Missouri attorney general says FBI overreaching in its concealed carry permit inspections

The FBI has been contacting states and asking them to cooperate with federal investigations into concealed carry permits. At least one state attorney general says that amounts to an unacceptable violation of Second Amendment rights.

“It has come to my attention that the Federal Bureau of Investigation has informed several Missouri county sheriffs that they will be showing up in August to ‘audit’ CCW permit holder records,” Missouri’s attorney general Eric Schmitt wrote in a July 13 letter to FBI Director Christopher Wray.

According to the FBI, the audit includes an onsite review of concealed carry weapons permits. However, state law in Missouri prohibits distribution of the permit holders’ information. Missouri law states, “Information retained in the concealed carry permit system under this subsection shall not be distributed to any federal, state, or private entities.”

Schmitt expressed strong condemnation of the federal policy and said he will use state laws to resist it.

Federal Bureau of Investigation

GONE TOO FAR?: The FBI is being accused again of overstepping its boundaries, this time by inquiring about law-abiding citizens’ permits for concealed carry.

“Let me be perfectly clear,” he wrote, “allowing federal agents from the FBI to have access to records of Missourians who have a permit to carry a concealed weapon violates Missouri law and infringes on our Second Amendment rights.”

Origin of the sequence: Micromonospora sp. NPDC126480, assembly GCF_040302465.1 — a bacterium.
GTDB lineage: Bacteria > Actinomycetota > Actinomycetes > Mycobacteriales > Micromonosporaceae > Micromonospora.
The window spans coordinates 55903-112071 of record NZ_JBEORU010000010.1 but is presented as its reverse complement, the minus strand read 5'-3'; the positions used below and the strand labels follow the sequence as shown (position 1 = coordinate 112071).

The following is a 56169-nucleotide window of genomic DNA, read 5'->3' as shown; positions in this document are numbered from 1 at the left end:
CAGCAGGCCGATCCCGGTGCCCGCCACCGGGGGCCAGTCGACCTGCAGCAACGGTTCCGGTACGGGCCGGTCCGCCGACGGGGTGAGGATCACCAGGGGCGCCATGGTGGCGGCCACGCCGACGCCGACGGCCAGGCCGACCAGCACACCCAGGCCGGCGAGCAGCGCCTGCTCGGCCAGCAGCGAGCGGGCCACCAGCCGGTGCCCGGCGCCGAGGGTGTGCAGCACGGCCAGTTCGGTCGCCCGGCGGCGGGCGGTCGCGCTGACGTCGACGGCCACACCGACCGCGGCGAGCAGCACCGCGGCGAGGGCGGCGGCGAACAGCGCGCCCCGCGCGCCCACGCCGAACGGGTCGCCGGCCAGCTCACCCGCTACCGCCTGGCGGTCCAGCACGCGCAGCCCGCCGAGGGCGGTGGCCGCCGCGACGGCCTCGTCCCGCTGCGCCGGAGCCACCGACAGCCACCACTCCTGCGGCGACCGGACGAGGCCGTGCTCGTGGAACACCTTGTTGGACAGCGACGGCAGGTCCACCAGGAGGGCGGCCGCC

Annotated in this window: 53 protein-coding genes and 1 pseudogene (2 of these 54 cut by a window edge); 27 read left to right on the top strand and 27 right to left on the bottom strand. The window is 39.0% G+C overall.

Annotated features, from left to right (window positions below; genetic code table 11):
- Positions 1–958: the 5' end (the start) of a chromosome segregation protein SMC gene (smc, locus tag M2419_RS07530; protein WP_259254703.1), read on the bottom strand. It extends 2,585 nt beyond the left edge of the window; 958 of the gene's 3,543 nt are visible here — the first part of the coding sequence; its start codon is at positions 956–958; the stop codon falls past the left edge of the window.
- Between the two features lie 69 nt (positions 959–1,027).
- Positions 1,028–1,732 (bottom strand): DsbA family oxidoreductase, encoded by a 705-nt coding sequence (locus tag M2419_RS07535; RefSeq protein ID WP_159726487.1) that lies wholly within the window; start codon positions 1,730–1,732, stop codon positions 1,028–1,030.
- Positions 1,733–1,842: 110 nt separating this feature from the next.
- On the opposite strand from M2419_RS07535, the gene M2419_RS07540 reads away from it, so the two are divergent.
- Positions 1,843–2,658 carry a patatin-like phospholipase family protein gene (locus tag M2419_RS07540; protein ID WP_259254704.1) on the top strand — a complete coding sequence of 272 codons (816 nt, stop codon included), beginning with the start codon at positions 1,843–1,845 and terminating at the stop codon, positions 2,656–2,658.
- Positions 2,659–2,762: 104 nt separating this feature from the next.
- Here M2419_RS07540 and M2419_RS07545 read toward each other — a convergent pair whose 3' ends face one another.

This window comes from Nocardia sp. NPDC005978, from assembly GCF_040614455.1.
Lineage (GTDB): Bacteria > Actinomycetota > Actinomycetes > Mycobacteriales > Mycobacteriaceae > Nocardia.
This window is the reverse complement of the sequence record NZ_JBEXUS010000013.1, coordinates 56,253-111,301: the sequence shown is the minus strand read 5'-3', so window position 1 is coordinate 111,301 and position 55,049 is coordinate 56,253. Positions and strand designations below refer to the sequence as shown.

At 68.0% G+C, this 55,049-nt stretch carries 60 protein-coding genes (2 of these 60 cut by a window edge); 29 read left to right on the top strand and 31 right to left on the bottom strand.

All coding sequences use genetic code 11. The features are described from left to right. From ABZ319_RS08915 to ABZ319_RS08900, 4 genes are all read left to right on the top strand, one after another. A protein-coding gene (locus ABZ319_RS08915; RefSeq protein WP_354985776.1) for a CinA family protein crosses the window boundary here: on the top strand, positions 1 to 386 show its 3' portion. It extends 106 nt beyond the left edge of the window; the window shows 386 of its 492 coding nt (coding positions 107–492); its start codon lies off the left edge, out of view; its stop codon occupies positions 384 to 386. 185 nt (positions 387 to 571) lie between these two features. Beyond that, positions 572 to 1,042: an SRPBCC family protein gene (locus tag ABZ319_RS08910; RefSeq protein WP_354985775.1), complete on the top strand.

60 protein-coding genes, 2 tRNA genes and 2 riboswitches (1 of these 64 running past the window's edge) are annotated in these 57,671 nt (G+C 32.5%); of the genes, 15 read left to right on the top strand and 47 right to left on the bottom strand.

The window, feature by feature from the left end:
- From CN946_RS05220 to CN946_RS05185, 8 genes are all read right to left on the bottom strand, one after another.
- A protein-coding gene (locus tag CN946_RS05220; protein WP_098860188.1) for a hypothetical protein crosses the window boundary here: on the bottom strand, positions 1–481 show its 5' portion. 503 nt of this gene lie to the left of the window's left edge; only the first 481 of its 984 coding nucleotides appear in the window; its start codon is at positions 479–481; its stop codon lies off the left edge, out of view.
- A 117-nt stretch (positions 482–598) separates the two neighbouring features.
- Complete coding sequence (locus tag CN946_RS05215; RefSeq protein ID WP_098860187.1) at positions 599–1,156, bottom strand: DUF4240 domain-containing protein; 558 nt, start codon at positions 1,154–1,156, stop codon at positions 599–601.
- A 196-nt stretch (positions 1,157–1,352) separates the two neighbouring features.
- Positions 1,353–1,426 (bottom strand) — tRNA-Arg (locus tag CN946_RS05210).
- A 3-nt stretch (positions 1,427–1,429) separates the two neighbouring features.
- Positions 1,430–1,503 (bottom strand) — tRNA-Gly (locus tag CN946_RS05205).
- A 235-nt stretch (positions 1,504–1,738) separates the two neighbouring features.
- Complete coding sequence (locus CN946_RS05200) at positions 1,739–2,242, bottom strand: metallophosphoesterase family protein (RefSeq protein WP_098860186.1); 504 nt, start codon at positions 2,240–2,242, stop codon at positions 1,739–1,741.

He added, “I will use the full power of my Office to stop the FBI, which has become relentlessly politicized and has virtually no credibility, from illegally prying around in the personal information of Missouri gun owners.”

The letter from Schmitt notes lawmakers in Missouri were concerned with potential FBI overreach on Second Amendment rights during the Obama Administration. “The federal government has no business poking around to find out [gun owners] identities,” the attorney general wrote.

Missouri’s law, which Schmitt helped pass when he was previously a state senator, made it clear that only elected sheriffs could have access to the list of concealed carry permit holders.

Schmitt concludes: “I will fight tooth and nail with all of the resources that Missouri has given me as their attorney general.”

On this latest concealed carry development, some political commentators have taken a stance supporting Schmitt’s letter. Americans for Limited Government’s President Richard Manning wrote the following on Aug 11.

“Missouri Attorney General Eric Schmitt’s defense of the privacy and individual right to keep and bear arms of the people of the Show Me state is a model for how the top law enforcement officer of a state should respond to unlawful actions by federal law enforcement,” Manning wrote.

The U.S. Supreme Court has recently sided with gun owners on a significant decision concerning the right to have concealed carry permits in New York. The justices overturned a law that restricted citizens’ ability to have such permits. Schmitt says he played a key role in that effort.

“I led dozens of state attorneys general in filing a brief defending our Second Amendment rights, and we prevailed,” Missouri’s attorney general wrote.

According to SCOTUSblog.com, the court made clear “that the Second Amendment’s guarantee of the right “to keep and bear arms” protects a broad right to carry a handgun outside the home for self-defense.”

The 108-year-old law had required New Yorkers to indicate a “proper cause” for needing the permit.

Michael Bielawski is a reporter for True North. Send him news tips at bielawski82@yahoo.com and follow him on Twitter @TrueNorthMikeB.

Images courtesy of Wikimedia Commons/Ratha Grimes and Federal Bureau of Investigation